13 August, 2009

Some New Poems and Other Minutiae

[Note for the 1 or 2 of you who actually read: I'm in the process of revising the novel that I have posted bits over the past few months. Although I've decided to stop posting bits of the novel, though, I haven't forgotten you -- my one or two true followers who are either up late at night and drunk or wasting time at work.(Either of these, by the way, I consider a good and noble use of time.) These poems, written altogether, are my part of concretewolf.com's 2009 August Poetry Postcard List. I've always been a poet, first and foremost, and it's a good way to keep writing whilst I revise said previously mentioned tome. But, as usual, I'm late. Money, lack of postage, etc, has put me a full 13 days behind in the August Poetry Postcard Challenge. I will be sending these 10 to unuspecting folks in today's mail; but I wanted to share them with you, my one or two loyal readers, as well. Though chances are I could just give you copies when I see you at the bar. With Warmest Regards, Mick]

Postcard Poems (Aug 09) –Batch 1


Chance of rain
and the world
is washed away –
precipitated participation
in mock end time trials.
We are told by the only one
who sees, and we dismiss him –
the bastard’s just one more
old stinking drunk.


Spare a dime for your destiny,
or a quarter for the secret
of quantum space; all knowledge
is summed up
in the vague ramblings
of a dirty old man
who lives under the bus stop
and assaults little girls
like the troll
in one of Hans Christian Andersen’s
badly written nightmares.


(We have lost the language
to describe crucial events.)
In the desert, when it rains,
people stand aghast, staring
at the sky, and drown.

On television they call it the Rapture.
God comes with a gurgling noise
and then disappears.


Brown shirts in the streets
skinheads on the news.
At least we’re honest now
about who we are
beneath all our polite smiles
and coquettish gazes.


The library is an air-conditioned hell.
The print is quickly fading from the books
no one reads; the magazines are all
ghastly pictorials of dead pedophiles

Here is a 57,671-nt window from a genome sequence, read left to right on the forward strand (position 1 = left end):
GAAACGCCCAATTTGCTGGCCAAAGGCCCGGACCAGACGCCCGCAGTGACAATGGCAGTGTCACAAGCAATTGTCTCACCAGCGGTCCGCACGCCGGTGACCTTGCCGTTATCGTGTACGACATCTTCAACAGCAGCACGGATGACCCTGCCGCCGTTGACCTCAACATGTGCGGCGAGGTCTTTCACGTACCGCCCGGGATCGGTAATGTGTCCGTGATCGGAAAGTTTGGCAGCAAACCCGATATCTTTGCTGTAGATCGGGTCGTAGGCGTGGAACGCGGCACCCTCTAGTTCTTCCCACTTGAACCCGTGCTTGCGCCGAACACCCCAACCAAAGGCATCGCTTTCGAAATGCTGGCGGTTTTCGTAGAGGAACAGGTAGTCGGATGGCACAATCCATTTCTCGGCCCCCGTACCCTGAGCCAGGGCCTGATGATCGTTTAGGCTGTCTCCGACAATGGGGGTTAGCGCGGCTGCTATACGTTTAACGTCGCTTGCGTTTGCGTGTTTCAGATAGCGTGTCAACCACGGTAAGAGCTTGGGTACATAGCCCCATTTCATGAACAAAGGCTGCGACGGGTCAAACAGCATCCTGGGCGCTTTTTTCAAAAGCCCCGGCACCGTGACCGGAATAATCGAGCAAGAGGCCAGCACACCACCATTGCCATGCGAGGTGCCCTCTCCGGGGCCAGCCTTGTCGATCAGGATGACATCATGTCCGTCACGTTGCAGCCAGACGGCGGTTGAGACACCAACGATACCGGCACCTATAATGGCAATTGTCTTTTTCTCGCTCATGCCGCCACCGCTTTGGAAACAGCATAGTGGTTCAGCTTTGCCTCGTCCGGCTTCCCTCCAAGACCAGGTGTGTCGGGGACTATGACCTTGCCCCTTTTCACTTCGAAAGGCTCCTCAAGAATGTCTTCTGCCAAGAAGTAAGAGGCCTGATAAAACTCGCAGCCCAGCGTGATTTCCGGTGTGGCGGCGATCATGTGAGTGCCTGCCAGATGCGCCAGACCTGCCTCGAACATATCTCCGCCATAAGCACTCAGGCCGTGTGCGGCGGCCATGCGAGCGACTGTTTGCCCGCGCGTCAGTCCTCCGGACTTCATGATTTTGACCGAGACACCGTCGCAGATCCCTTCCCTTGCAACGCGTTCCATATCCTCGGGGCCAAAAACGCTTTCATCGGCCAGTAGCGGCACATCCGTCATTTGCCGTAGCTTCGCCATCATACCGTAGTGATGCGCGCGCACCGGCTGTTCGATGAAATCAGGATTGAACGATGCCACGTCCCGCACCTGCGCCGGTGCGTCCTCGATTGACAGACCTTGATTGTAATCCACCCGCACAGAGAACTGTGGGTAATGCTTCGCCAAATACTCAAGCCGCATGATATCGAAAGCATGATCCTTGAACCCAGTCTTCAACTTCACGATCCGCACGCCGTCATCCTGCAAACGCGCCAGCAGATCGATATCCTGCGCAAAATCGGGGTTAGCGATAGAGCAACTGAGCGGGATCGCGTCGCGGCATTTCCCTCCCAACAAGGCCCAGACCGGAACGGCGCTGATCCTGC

and other mummified media creations.
Small children play tag
in the reference section,
using dictionaries and outdated encyclopedias
as traps for more literate playmates,
who will trip over the tomes
and break their necks.


Old men saddle up in bars
drink dirt out of cracked mugs
and reminisce about a time
when the taps weren’t dry
and the bar maids were young
and worthy of masturbatory fantasy.


Bereft of the bloody religion of our forefathers,
we have dug up previously interred bones,
painted them with the make up left behind
by ex-wives, old girlfriends, and dead mothers,
then salute ourselves
for our very American ingenuity.


Outside, pacing on the sidewalk,
one more wandering prophet
begs for pennies
and blesses those who ignore him.
Three blocks up, near the pawn shop,
tired old hookers ply their pussies
and drink rot gut memories
from broken condoms
and old Styrofoam cups.


A tidbit of interesting news:
the symphony rolled through town,
set up, and tried to play. In grand appreciation,
the gathering crowd attacked,
gang raped the flutists and players of reed instruments,
repeatedly sodomized the director,
and lopped off the percussionists' hands
with rusty pitchforks. (The brass players
were bludgeoned to death.) Then they were all run
out of town naked, into the desert
where they are sure to die of exposure.

The Sheriff was later quoted,
calling it a textbook example
of quality mob justice.


Sort memos to strangers
describing (narrowly)
what the afterlife consists of.

Rawhide hands whose calluses
are filled with dust
drop tired quill pens and sigh
as the ages of the Earth
contract and prepare
a repetitive rendition.